Denise Zhu '20

School & Program
UBC, Science One Program

Meadowridge Student Since

Born in
New Westminster, Canada

Tell us a bit about yourself.

I cook a lot – I love cooking! I like cooking ethnic dishes because it connects me to my culture. In Asia, there are so many different cultures and cuisines, but my favourite thing to cook, funnily, is shepherd’s pie – not Asian at all! I also like to embroider and knit. I’m also an expert napper. I take a lot of naps at school. Those DP couches? I slept on them every day. I also like organizing events. I like doing behind-the-scenes work. That’s what I find most interesting. I’ve organized quite a few during my time at Meadowridge, but my favourites have been planning a TEDx Talk, an Operation Med School at UBC, and – finally – all the lunchtime House events. Planning events is fun because you can’t just set tasks; you play every role.

How did you first find yourself at Meadowridge?

I think my parents liked the countryside. For a while, they were deciding between Vancouver and the countryside, but they picked Meadowridge – at first – because of the surroundings. I joined when I was in Kindergarten, when I was about four or five.


Tell us about your year ahead.

I’m going to UBC to study in their Science One Program. It’s an interdisciplinary program will all the sciences. I think I’m aiming for med school, but I want to do sexual health work in developing countries, so I’ll probably minor or do a double major with sociology as well.

Meadowridge gave me a sense of comfort, which let me develop my confidence. People say Meadowridge is like a second home to them, but – for me – it’s my first home. You get such a sense of belonging here.


What was it about Medicine? About the Science One Program?

I used to think science was the blandest thing in the world – it was so straightforward! This will always be this, this formula will always equal this… but then, I saw this amazing Netflix documentary. It was about the fight against HIV and AIDs, and the way we handle these diseases in the western world and how they’re handled in developing countries. Suddenly, Science became more malleable. There are factors that can change these otherwise stone-cold facts. That is what made it so much more interesting. I want to work in sexual health in developing countries. I want to help women in developing countries in overlooked issues. There’s sexism in medicine.

As for UBC, it’s the program. It’s so much broader and there’s a lot more freedom. There’s also a lot of opportunities for undergraduates, like I can work on large research projects. There’s liberty is what you study, which is want I want.

How did you find out you were accepted?

Oh, I was driving. I saw the notification but – of course – did not check it. I got it, heard it, and had to wait. I was on the highway and had to drive for a long time. When I parked, I looked, saw that I got in, and called my parents. I was glad; the program was very competitive.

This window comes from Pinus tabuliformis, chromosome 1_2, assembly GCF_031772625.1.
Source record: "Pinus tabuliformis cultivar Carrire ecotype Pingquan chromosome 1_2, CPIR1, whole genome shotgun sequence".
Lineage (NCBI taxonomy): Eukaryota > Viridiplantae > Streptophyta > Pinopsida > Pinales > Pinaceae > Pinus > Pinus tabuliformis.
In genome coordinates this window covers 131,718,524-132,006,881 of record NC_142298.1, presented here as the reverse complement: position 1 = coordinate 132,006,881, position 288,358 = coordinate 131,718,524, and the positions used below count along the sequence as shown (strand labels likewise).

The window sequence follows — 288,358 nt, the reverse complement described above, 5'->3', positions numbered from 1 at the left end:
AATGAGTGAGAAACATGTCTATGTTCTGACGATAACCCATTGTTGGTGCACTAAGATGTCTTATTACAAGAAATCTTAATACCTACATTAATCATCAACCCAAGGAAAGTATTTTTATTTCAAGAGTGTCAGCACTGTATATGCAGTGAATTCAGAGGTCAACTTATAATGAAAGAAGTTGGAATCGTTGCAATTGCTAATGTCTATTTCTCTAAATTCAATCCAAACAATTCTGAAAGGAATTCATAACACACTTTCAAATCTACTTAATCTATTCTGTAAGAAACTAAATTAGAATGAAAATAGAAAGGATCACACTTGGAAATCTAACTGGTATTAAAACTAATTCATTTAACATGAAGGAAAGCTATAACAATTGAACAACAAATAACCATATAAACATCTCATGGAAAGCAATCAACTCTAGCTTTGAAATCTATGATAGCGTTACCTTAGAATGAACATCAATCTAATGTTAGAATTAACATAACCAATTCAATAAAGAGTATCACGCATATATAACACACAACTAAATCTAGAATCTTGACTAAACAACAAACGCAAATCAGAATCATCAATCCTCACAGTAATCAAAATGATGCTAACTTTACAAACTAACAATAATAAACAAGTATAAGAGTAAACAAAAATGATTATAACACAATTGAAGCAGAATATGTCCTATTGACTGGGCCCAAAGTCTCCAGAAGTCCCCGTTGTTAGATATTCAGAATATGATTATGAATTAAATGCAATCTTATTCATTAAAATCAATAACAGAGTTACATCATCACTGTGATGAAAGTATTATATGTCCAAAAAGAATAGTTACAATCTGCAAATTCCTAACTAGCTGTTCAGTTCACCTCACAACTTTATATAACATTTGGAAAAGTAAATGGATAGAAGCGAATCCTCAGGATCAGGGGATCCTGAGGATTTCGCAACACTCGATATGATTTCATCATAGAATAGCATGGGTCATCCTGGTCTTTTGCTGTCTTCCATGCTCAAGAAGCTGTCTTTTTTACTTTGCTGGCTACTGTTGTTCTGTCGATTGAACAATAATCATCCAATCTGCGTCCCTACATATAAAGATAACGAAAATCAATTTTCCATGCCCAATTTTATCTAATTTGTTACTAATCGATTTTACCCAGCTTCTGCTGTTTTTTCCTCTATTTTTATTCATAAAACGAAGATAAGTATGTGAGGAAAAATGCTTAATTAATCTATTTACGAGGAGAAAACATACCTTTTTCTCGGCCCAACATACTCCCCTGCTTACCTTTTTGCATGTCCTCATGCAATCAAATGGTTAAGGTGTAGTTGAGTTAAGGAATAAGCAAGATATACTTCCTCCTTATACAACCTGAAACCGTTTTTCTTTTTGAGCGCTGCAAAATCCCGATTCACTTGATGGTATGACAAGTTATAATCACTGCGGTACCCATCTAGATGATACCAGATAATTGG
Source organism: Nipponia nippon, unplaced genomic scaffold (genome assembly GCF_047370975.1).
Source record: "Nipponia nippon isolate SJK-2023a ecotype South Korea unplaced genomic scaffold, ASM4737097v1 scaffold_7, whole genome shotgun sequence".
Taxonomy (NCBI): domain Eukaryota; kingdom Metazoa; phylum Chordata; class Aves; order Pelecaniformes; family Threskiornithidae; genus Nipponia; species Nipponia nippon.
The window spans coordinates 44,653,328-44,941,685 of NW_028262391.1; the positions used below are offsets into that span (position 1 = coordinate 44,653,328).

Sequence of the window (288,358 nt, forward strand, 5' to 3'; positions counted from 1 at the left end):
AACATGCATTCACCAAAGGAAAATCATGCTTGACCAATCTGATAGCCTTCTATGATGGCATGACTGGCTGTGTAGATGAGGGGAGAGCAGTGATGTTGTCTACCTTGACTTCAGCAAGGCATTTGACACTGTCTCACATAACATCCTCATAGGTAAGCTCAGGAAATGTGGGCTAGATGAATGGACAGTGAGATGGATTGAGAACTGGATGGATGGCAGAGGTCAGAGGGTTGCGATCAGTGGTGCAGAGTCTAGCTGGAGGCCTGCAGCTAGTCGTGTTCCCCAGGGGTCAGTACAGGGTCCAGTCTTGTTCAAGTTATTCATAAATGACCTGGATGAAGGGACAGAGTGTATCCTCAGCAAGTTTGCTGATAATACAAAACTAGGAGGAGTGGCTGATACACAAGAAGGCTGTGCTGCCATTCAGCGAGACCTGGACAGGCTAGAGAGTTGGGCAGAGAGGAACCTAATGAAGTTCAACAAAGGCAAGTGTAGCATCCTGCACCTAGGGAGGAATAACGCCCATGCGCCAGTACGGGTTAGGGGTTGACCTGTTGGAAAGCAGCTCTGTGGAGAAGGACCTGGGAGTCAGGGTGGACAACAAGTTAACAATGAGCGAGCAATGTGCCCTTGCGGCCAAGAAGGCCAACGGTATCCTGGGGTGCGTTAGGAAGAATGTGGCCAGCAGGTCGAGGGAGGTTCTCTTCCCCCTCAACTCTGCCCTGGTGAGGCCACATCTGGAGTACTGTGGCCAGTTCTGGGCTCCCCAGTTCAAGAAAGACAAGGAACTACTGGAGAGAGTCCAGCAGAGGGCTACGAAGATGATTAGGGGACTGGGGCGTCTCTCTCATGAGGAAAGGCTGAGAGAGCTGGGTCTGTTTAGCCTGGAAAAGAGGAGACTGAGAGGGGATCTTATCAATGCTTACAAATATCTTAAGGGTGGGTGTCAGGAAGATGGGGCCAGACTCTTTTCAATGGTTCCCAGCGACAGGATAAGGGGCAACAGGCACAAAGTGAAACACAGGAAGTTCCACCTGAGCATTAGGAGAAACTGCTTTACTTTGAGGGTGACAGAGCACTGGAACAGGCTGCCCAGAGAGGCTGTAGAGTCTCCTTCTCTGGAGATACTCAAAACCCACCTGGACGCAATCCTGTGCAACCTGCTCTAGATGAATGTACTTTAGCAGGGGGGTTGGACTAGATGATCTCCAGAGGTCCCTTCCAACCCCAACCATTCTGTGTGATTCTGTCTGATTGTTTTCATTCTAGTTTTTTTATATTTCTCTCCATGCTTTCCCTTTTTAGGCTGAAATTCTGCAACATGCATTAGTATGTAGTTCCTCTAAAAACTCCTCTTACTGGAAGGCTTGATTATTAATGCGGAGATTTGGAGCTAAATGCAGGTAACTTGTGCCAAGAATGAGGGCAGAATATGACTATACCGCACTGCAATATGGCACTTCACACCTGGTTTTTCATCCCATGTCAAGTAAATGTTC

What will you miss most as you move onto the next chapter?

My friends, the teachers, the people – it’s always the people! Nobody is going to remember the tests and exams, they’ll remember everyone who was a part of them. As for memories, I have a really weird and specific one. Actually a lot of my memories are from my PYP years. They’re really intense and ingrained in my mind. There was this one day in Grade 3, where everyone got sick with the flu and only nine of us showed up to school. So, we did this totem pole representing the nine provinces. I got a nosebleed halfway through, then we had hot chocolate.

Meadowridge gave me a sense of comfort, which let me develop my confidence. People say Meadowridge is like a second home to them, but – for me – it’s my first home. You get such a sense of belonging here.


Left: Denise in Grade 10 talking about her Personal Project  |  Right: Representing Whonnock House at a Spirit Day in Grade 11


Any parting words of wisdom?

Don’t take things too seriously. You will always go back and laugh at yourself. Also, if you don’t have an opportunity, make one! It’s okay to be scared, honestly, it’s probably a smart thing: being scared is what stops you from taking too large of a risk. Take small steps, break it down, do a lot of research and read.

Congratulations to our 2023 Graduates

The Class of 2023 is graduating from one of the most rigorous academic programs in the world. Throughout the past year, and throughout their journey with us at Meadowridge, they have exhibited grace, courage, intelligence, and kindness.

They are all going on to prestigious schools nationally and internationally, to join rigorous programs in a variety of disciplines, and, most importantly, to make a positive impact in our world. We are proud of what they have achieved, and despite knowing change is the only certainty, we are confident that these young people are prepared to not only meet the future, but also to create it.

Read More Grad Profiles